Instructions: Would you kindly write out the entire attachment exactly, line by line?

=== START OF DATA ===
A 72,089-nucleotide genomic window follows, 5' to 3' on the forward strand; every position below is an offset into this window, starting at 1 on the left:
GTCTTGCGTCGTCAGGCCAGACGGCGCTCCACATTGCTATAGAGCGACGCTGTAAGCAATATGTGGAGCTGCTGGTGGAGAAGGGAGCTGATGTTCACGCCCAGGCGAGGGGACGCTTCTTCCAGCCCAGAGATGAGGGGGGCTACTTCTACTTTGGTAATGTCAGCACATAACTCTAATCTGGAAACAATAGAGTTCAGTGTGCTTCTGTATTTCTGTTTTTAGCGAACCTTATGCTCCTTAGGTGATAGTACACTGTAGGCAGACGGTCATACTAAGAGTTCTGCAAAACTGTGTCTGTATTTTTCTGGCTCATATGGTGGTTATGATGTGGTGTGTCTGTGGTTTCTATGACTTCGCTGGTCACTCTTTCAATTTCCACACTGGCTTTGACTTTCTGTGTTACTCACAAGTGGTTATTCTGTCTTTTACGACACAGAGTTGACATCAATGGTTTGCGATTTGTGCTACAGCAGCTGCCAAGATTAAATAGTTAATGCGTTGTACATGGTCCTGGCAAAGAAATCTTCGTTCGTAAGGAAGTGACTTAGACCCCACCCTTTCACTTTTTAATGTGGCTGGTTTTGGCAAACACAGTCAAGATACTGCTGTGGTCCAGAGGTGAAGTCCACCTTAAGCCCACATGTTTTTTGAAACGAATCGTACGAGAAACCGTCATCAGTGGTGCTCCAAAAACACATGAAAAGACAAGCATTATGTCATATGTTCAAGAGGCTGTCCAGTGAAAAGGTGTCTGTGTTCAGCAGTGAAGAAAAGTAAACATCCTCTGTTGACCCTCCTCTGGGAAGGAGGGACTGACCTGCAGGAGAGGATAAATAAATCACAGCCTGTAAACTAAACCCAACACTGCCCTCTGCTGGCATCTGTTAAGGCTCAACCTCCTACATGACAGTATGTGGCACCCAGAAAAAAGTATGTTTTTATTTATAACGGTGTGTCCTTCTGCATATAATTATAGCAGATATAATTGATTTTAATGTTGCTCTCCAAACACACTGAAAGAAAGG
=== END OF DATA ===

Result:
A 72,089-nucleotide genomic window follows, 5' to 3' on the forward strand; every position below is an offset into this window, starting at 1 on the left:
GTCTTGCGTCGTCAGGCCAGACGGCGCTCCACATTGCTATAGAGCGACGCTGTAAGCAATATGTGGAGCTGCTGGTGGAGAAGGGAGCTGATGTTCACGCCCAGGCGAGGGGACGCTTCTTCCAGCCCAGAGATGAGGGGGGCTACTTCTACTTTGGTAATGTCAGCACATAACTCTAATCTGGAAACAATAGAGTTCAGTGTGCTTCTGTATTTCTGTTTTTAGCGAACCTTATGCTCCTTAGGTGATAGTACACTGTAGGCAGACGGTCATACTAAGAGTTCTGCAAAACTGTGTCTGTATTTTTCTGGCTCATATGGTGGTTATGATGTGGTGTGTCTGTGGTTTCTATGACTTCGCTGGTCACTCTTTCAATTTCCACACTGGCTTTGACTTTCTGTGTTACTCACAAGTGGTTATTCTGTCTTTTACGACACAGAGTTGACATCAATGGTTTGCGATTTGTGCTACAGCAGCTGCCAAGATTAAATAGTTAATGCGTTGTACATGGTCCTGGCAAAGAAATCTTCGTTCGTAAGGAAGTGACTTAGACCCCACCCTTTCACTTTTTAATGTGGCTGGTTTTGGCAAACACAGTCAAGATACTGCTGTGGTCCAGAGGTGAAGTCCACCTTAAGCCCACATGTTTTTTGAAACGAATCGTACGAGAAACCGTCATCAGTGGTGCTCCAAAAACACATGAAAAGACAAGCATTATGTCATATGTTCAAGAGGCTGTCCAGTGAAAAGGTGTCTGTGTTCAGCAGTGAAGAAAAGTAAACATCCTCTGTTGACCCTCCTCTGGGAAGGAGGGACTGACCTGCAGGAGAGGATAAATAAATCACAGCCTGTAAACTAAACCCAACACTGCCCTCTGCTGGCATCTGTTAAGGCTCAACCTCCTACATGACAGTATGTGGCACCCAGAAAAAAGTATGTTTTTATTTATAACGGTGTGTCCTTCTGCATATAATTATAGCAGATATAATTGATTTTAATGTTGCTCTCCAAACACACTGAAAGAAAGG